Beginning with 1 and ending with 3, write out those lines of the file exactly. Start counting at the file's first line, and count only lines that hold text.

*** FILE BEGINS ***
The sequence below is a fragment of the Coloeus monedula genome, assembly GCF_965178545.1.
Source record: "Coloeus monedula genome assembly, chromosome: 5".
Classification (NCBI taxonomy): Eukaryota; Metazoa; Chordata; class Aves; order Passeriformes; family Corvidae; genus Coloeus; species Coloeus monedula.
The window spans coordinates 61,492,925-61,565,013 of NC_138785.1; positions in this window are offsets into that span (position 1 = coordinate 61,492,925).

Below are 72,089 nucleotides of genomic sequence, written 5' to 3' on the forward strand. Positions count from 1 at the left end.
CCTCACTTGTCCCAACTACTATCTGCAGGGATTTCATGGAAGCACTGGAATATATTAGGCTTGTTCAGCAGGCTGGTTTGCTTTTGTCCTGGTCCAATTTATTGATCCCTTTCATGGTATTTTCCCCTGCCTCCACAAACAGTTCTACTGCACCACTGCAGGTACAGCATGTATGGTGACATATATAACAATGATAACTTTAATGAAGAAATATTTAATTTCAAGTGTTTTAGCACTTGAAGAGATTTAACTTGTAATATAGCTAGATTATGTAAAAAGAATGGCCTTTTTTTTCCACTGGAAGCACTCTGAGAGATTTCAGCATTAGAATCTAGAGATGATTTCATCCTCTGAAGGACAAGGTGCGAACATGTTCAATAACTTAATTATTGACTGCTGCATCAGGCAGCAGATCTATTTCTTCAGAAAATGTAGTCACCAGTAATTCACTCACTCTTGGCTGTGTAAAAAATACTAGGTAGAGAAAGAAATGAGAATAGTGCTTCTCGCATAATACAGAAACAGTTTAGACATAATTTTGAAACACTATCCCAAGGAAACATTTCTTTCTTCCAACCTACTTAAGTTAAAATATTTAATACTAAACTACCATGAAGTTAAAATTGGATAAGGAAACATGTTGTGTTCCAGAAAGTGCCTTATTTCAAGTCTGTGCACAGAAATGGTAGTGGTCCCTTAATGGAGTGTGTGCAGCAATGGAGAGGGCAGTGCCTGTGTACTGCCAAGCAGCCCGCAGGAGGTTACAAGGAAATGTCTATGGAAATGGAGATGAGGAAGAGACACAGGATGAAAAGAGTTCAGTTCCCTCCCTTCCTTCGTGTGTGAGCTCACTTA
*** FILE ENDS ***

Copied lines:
The sequence below is a fragment of the Coloeus monedula genome, assembly GCF_965178545.1.
Source record: "Coloeus monedula genome assembly, chromosome: 5".
Classification (NCBI taxonomy): Eukaryota; Metazoa; Chordata; class Aves; order Passeriformes; family Corvidae; genus Coloeus; species Coloeus monedula.